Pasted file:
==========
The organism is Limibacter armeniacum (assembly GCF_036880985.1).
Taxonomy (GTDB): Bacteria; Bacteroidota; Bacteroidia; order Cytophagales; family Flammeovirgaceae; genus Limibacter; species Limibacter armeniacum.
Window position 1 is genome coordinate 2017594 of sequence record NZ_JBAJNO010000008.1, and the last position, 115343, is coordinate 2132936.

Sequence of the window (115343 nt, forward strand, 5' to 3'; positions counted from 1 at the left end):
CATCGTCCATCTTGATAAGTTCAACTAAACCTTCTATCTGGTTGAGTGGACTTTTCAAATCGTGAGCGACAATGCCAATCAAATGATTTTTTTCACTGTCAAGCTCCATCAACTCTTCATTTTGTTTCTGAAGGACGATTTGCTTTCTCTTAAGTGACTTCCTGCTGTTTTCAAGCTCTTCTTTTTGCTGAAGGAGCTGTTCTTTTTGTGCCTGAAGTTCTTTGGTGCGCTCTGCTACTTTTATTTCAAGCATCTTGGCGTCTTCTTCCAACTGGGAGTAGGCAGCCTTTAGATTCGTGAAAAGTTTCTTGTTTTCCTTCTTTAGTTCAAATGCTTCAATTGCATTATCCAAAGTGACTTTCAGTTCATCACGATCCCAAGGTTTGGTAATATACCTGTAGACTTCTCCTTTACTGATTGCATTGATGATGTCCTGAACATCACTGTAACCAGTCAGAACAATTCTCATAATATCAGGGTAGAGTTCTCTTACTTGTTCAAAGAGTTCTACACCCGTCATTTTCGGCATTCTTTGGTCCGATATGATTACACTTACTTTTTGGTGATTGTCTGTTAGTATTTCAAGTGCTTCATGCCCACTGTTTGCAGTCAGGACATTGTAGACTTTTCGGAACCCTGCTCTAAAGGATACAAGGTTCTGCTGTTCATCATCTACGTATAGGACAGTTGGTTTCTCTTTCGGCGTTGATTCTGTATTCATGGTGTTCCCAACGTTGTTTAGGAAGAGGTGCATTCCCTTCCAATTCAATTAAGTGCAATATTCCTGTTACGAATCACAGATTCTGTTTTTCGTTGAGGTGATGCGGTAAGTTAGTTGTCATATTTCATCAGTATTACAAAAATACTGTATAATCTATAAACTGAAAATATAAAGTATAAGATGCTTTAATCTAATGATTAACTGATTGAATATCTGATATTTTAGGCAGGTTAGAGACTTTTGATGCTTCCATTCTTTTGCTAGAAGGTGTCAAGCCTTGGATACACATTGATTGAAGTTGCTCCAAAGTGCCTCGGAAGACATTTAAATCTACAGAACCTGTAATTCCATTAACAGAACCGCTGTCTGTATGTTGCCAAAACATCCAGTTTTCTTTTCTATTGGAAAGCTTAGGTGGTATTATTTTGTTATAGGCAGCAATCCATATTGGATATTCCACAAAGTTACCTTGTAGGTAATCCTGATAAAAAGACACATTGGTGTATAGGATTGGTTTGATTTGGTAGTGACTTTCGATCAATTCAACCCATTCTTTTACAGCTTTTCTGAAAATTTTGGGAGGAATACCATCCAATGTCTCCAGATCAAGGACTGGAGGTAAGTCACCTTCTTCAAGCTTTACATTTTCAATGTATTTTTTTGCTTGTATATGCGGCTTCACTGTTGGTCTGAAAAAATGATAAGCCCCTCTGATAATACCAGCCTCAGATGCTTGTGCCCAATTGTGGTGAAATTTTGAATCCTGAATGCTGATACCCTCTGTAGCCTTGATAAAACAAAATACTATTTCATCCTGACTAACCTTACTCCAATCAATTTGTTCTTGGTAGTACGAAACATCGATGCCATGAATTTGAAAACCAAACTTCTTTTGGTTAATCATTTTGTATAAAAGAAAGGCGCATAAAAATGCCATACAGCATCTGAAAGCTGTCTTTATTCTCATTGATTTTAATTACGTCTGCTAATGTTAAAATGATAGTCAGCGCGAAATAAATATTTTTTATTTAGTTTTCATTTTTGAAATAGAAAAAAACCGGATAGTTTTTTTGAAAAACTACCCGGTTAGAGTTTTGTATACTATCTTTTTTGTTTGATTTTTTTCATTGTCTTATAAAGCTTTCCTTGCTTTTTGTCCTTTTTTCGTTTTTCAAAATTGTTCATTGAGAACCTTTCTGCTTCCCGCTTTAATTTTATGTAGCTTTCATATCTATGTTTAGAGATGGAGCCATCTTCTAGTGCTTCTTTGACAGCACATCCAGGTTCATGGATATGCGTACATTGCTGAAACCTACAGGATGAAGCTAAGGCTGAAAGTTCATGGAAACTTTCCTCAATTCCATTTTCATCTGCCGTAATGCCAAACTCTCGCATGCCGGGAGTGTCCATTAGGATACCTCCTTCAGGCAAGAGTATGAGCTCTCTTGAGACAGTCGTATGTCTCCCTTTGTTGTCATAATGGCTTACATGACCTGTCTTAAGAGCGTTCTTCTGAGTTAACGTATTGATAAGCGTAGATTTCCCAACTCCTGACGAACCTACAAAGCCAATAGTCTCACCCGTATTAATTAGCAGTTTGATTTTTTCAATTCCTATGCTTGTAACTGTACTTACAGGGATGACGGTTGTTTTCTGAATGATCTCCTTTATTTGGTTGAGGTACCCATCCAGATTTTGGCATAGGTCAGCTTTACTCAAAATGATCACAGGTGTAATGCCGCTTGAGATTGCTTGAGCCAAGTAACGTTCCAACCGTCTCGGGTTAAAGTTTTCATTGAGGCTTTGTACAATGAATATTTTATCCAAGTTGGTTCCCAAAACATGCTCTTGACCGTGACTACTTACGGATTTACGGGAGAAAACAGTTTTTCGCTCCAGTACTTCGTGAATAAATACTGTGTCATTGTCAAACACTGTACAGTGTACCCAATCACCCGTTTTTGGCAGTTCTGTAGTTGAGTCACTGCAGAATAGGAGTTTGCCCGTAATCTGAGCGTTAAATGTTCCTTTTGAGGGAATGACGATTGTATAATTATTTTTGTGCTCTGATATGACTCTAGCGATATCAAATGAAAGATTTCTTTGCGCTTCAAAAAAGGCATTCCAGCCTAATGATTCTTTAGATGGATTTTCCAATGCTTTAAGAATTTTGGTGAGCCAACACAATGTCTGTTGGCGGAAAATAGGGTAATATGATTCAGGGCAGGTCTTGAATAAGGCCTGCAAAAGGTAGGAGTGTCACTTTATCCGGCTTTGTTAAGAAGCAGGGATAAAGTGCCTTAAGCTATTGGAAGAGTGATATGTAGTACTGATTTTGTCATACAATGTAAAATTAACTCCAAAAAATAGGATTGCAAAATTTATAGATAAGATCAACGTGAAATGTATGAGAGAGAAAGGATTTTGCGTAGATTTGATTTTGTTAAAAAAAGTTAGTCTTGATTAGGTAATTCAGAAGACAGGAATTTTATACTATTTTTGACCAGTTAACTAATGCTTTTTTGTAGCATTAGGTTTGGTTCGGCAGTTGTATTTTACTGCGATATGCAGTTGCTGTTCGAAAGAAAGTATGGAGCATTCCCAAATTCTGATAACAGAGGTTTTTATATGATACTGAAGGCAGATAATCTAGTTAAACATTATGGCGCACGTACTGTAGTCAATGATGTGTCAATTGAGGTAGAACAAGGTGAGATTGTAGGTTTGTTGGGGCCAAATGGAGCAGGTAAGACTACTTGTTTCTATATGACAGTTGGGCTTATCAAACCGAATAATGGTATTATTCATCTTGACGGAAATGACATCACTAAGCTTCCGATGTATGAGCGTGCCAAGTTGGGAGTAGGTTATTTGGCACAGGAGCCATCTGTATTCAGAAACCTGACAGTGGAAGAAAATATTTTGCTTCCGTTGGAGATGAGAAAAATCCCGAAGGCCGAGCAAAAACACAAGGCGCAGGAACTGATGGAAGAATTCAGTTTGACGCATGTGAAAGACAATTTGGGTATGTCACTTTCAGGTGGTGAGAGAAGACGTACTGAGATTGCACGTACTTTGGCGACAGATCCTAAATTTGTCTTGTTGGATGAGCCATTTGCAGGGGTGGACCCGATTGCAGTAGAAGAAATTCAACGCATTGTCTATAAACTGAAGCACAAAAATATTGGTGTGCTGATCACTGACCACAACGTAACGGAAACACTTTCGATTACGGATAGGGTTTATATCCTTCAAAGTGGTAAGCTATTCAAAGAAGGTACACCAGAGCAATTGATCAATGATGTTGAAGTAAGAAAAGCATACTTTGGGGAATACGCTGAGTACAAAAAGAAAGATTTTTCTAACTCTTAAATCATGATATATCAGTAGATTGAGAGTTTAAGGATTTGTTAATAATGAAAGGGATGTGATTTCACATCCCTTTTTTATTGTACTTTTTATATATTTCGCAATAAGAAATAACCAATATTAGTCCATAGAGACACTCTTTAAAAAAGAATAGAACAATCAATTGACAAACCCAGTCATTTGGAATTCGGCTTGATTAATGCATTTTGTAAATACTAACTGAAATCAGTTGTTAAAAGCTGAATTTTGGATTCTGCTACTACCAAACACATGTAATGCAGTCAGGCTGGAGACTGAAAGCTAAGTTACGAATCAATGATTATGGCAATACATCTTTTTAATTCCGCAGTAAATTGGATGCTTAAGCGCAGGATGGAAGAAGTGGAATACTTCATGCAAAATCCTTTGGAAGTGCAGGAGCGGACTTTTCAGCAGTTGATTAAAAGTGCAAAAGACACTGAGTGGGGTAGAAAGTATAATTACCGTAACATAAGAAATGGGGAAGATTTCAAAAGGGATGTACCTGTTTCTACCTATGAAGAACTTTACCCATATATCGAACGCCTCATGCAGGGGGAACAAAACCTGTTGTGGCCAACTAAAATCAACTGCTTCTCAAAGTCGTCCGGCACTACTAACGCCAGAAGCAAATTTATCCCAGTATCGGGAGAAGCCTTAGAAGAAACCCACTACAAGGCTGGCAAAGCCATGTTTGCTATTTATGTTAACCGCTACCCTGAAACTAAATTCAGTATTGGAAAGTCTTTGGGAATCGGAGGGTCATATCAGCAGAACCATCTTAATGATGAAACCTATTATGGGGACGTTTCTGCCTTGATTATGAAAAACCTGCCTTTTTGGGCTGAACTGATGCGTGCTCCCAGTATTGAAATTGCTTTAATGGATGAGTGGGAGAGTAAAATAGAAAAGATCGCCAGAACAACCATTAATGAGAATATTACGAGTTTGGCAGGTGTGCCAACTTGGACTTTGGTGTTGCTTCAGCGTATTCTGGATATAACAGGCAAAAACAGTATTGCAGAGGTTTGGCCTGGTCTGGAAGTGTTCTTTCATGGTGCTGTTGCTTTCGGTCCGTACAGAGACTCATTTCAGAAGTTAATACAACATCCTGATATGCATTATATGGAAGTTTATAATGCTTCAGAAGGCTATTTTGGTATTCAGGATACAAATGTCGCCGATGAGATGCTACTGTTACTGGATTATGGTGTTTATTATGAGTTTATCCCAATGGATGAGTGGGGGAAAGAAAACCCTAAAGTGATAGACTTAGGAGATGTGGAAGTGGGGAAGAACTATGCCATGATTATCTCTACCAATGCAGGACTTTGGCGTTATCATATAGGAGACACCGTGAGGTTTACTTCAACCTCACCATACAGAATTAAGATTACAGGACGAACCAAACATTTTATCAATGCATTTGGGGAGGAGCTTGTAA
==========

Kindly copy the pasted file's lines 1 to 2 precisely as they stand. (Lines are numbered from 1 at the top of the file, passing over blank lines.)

The organism is Limibacter armeniacum (assembly GCF_036880985.1).
Taxonomy (GTDB): Bacteria; Bacteroidota; Bacteroidia; order Cytophagales; family Flammeovirgaceae; genus Limibacter; species Limibacter armeniacum.